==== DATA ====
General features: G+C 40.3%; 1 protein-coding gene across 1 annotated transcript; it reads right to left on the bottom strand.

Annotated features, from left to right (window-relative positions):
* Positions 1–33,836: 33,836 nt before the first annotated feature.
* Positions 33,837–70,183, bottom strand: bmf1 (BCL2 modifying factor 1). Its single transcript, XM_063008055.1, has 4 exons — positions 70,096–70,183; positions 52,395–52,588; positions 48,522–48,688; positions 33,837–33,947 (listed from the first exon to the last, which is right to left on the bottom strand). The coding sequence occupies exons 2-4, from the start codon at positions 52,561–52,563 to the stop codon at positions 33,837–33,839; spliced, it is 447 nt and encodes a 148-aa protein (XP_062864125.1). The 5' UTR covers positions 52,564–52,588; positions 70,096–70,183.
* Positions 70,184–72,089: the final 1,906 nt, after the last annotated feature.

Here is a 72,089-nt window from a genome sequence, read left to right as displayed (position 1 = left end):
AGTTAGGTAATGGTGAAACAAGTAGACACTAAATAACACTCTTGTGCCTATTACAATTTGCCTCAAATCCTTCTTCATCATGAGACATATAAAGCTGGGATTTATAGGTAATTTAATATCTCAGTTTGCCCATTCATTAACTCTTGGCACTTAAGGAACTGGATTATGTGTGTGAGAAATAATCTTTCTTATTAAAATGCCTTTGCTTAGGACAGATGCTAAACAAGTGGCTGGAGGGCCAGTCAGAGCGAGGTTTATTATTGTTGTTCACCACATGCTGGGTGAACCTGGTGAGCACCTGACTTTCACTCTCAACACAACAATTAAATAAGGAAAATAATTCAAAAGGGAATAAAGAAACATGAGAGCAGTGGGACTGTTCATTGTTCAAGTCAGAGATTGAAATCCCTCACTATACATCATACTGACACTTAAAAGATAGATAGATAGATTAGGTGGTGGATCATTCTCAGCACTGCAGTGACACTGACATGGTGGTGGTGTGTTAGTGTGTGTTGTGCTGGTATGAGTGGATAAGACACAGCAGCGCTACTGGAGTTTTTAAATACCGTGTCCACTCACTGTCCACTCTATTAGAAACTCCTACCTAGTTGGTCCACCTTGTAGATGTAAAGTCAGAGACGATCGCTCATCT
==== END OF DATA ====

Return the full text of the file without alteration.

General features: G+C 40.3%; 1 protein-coding gene across 1 annotated transcript; it reads right to left on the bottom strand.

Annotated features, from left to right (window-relative positions):
* Positions 1–33,836: 33,836 nt before the first annotated feature.
* Positions 33,837–70,183, bottom strand: bmf1 (BCL2 modifying factor 1). Its single transcript, XM_063008055.1, has 4 exons — positions 70,096–70,183; positions 52,395–52,588; positions 48,522–48,688; positions 33,837–33,947 (listed from the first exon to the last, which is right to left on the bottom strand). The coding sequence occupies exons 2-4, from the start codon at positions 52,561–52,563 to the stop codon at positions 33,837–33,839; spliced, it is 447 nt and encodes a 148-aa protein (XP_062864125.1). The 5' UTR covers positions 52,564–52,588; positions 70,096–70,183.
* Positions 70,184–72,089: the final 1,906 nt, after the last annotated feature.

Here is a 72,089-nt window from a genome sequence, read left to right as displayed (position 1 = left end):
AGTTAGGTAATGGTGAAACAAGTAGACACTAAATAACACTCTTGTGCCTATTACAATTTGCCTCAAATCCTTCTTCATCATGAGACATATAAAGCTGGGATTTATAGGTAATTTAATATCTCAGTTTGCCCATTCATTAACTCTTGGCACTTAAGGAACTGGATTATGTGTGTGAGAAATAATCTTTCTTATTAAAATGCCTTTGCTTAGGACAGATGCTAAACAAGTGGCTGGAGGGCCAGTCAGAGCGAGGTTTATTATTGTTGTTCACCACATGCTGGGTGAACCTGGTGAGCACCTGACTTTCACTCTCAACACAACAATTAAATAAGGAAAATAATTCAAAAGGGAATAAAGAAACATGAGAGCAGTGGGACTGTTCATTGTTCAAGTCAGAGATTGAAATCCCTCACTATACATCATACTGACACTTAAAAGATAGATAGATAGATTAGGTGGTGGATCATTCTCAGCACTGCAGTGACACTGACATGGTGGTGGTGTGTTAGTGTGTGTTGTGCTGGTATGAGTGGATAAGACACAGCAGCGCTACTGGAGTTTTTAAATACCGTGTCCACTCACTGTCCACTCTATTAGAAACTCCTACCTAGTTGGTCCACCTTGTAGATGTAAAGTCAGAGACGATCGCTCATCT